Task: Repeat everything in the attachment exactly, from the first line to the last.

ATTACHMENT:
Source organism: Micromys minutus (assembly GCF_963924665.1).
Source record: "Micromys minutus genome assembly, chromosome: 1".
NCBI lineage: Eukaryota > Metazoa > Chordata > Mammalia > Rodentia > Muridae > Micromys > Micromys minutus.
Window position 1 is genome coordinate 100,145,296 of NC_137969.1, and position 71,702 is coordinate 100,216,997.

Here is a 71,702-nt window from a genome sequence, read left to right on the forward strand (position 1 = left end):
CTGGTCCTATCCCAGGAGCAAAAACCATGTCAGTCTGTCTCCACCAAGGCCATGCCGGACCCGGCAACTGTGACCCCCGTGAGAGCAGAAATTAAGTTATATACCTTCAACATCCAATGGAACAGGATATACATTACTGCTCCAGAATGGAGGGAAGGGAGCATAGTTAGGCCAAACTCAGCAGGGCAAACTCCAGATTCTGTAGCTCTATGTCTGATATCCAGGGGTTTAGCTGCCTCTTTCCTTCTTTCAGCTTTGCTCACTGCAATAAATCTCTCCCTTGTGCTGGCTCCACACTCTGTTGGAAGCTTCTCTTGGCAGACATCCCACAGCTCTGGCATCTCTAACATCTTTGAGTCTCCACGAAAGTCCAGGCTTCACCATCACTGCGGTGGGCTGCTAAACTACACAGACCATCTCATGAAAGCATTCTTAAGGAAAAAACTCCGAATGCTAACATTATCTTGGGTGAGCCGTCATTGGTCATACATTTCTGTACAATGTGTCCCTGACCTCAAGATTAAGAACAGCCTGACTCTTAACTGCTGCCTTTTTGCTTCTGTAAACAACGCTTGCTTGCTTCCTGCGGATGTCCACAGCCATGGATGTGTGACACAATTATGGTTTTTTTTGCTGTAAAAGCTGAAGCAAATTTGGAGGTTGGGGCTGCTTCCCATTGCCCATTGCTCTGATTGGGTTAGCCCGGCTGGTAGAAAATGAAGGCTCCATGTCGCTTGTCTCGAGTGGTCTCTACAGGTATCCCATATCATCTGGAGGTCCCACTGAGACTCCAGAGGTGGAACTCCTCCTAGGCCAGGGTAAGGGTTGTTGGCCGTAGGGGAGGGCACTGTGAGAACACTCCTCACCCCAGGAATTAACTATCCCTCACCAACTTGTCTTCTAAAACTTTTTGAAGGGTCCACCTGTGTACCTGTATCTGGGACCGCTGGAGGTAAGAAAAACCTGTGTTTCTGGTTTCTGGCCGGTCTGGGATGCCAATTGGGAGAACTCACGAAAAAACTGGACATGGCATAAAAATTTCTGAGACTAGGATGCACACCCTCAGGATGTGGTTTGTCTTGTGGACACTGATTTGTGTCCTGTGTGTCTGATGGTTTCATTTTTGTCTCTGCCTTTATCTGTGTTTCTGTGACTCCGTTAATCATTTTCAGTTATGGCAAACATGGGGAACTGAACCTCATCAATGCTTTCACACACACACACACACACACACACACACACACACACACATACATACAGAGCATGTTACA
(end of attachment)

Source organism: Micromys minutus (assembly GCF_963924665.1).
Source record: "Micromys minutus genome assembly, chromosome: 1".
NCBI lineage: Eukaryota > Metazoa > Chordata > Mammalia > Rodentia > Muridae > Micromys > Micromys minutus.
Window position 1 is genome coordinate 100,145,296 of NC_137969.1, and position 71,702 is coordinate 100,216,997.

Here is a 71,702-nt window from a genome sequence, read left to right on the forward strand (position 1 = left end):
CTGGTCCTATCCCAGGAGCAAAAACCATGTCAGTCTGTCTCCACCAAGGCCATGCCGGACCCGGCAACTGTGACCCCCGTGAGAGCAGAAATTAAGTTATATACCTTCAACATCCAATGGAACAGGATATACATTACTGCTCCAGAATGGAGGGAAGGGAGCATAGTTAGGCCAAACTCAGCAGGGCAAACTCCAGATTCTGTAGCTCTATGTCTGATATCCAGGGGTTTAGCTGCCTCTTTCCTTCTTTCAGCTTTGCTCACTGCAATAAATCTCTCCCTTGTGCTGGCTCCACACTCTGTTGGAAGCTTCTCTTGGCAGACATCCCACAGCTCTGGCATCTCTAACATCTTTGAGTCTCCACGAAAGTCCAGGCTTCACCATCACTGCGGTGGGCTGCTAAACTACACAGACCATCTCATGAAAGCATTCTTAAGGAAAAAACTCCGAATGCTAACATTATCTTGGGTGAGCCGTCATTGGTCATACATTTCTGTACAATGTGTCCCTGACCTCAAGATTAAGAACAGCCTGACTCTTAACTGCTGCCTTTTTGCTTCTGTAAACAACGCTTGCTTGCTTCCTGCGGATGTCCACAGCCATGGATGTGTGACACAATTATGGTTTTTTTTGCTGTAAAAGCTGAAGCAAATTTGGAGGTTGGGGCTGCTTCCCATTGCCCATTGCTCTGATTGGGTTAGCCCGGCTGGTAGAAAATGAAGGCTCCATGTCGCTTGTCTCGAGTGGTCTCTACAGGTATCCCATATCATCTGGAGGTCCCACTGAGACTCCAGAGGTGGAACTCCTCCTAGGCCAGGGTAAGGGTTGTTGGCCGTAGGGGAGGGCACTGTGAGAACACTCCTCACCCCAGGAATTAACTATCCCTCACCAACTTGTCTTCTAAAACTTTTTGAAGGGTCCACCTGTGTACCTGTATCTGGGACCGCTGGAGGTAAGAAAAACCTGTGTTTCTGGTTTCTGGCCGGTCTGGGATGCCAATTGGGAGAACTCACGAAAAAACTGGACATGGCATAAAAATTTCTGAGACTAGGATGCACACCCTCAGGATGTGGTTTGTCTTGTGGACACTGATTTGTGTCCTGTGTGTCTGATGGTTTCATTTTTGTCTCTGCCTTTATCTGTGTTTCTGTGACTCCGTTAATCATTTTCAGTTATGGCAAACATGGGGAACTGAACCTCATCAATGCTTTCACACACACACACACACACACACACACACACACACACACATACATACAGAGCATGTTACA